Carlos Averhoff Jr.: IRESI (2015)
By EDWARD BLANCO, All About Jazz

Tenor saxophonist Carlos Averhoff, Jr. draws on a rich cultural tradition blending infectious Afro-Cuban rhythms with intricate melodies delivered in a hard-driving manner on his impressive modern-styled, Latin jazz-tinged iRESI. A classically-trained musician from Cuba and the son of Miami-based saxophonist Carlos Averhoff, Averhoff, Jr. now resides in Boston after graduating from the prestigious Berklee College of Music and is a now an educator on the Berklee faculty and also teaches at the Concord Conservatory of Music. His career as a performer actually began in Cuba playing with pianist Roberto Fonseca among others and recording with the renowned Buena Vista Social Club before sharing the stage in the United States with the likes of fellow Cubans Chucho Valdes and Paquito D’Rivera along with jazz luminaries Dave Liebman, Jimmy Cobb, Louis Hayes and alto saxophonist Greg Osby who appears on this album as special guest.

The idea for this remarkable recording was born back in 2008 while still studying music with the unusual title for the project, coming from a West African Yoruba word which means essentially, the inner light of your soul; the lucky star on your shoulder. Perhaps the inner light of Averhoff’s Cuban soul inspired him to pen compositions that, in some ways, mix the harmonies and rhythmic elements of Cuban music with modern aspects of contemporary jazz. As such, is an experiment of sorts, exploring new ground in attempt to find a new place on the ever-expanding landscape of this genre we call jazz.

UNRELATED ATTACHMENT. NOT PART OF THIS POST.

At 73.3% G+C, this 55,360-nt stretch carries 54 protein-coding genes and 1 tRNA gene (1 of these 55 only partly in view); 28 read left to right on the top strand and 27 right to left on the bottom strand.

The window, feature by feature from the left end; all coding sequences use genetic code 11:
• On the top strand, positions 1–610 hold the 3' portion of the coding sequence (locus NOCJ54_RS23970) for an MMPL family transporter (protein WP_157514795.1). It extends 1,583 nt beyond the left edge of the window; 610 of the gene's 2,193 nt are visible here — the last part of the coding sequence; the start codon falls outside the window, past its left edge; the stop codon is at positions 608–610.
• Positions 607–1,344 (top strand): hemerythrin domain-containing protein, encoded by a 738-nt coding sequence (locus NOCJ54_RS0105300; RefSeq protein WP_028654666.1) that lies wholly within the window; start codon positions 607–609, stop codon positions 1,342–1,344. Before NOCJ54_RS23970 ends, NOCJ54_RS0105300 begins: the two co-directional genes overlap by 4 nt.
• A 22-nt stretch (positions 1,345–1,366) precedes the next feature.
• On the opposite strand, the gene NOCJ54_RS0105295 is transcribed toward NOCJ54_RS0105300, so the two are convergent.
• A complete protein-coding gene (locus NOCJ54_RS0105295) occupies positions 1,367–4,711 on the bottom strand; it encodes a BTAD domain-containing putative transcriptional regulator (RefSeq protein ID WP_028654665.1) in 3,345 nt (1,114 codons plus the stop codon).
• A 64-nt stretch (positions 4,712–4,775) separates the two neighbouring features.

Helping the young saxophonist on his first effort as leader, are some first-call musicians forming a very tight quintet among them, alto saxophonist Osby whose own jazz music label, Inner Circle Music, releases this album. There is a strong Berklee College of Music connection here with fellow faculty members, acclaimed bassist John Lockwood and drummer Francisco Mela rounding out the rhythm section and fellow countryman and award-winning composer, Aruan Ortiz anchoring the section on piano.

The music is striking with the opening “Overstructure” possessing a very modern jazz texture with no hint of the Latin rhythms and main theme of the recording. Firm chords from Ortiz on the keys introduce the following “So Far From Cuba,” featuring Lockwood on a fine bass line solo and a splendid tenor joust by the leader in a generally light piece of music. The Afro-Cuban rhythms emerge quite nicely on such tracks as the engaging “Con Calma,” the moving “La Caldoza” and “Tumbao para Bebo.”

The one exception to the main theme of the album, is the gorgeous balladic “Alina” where the saxophonist plays it soft and gentle against the backdrop of Ortiz’s light piano and Mela’s soft brush strokes painting this one, sweet and mellow. Carlos Averhoff, Jr. is a dynamic fresh new voice on the saxophone, a talented musician who affirms that often stated axiom “the apple doesn’t fall far from the tree,” who here, plants a firm foundation with iRESI, a compelling musical statement deserving serious attention which no doubt, it will certainly receive.

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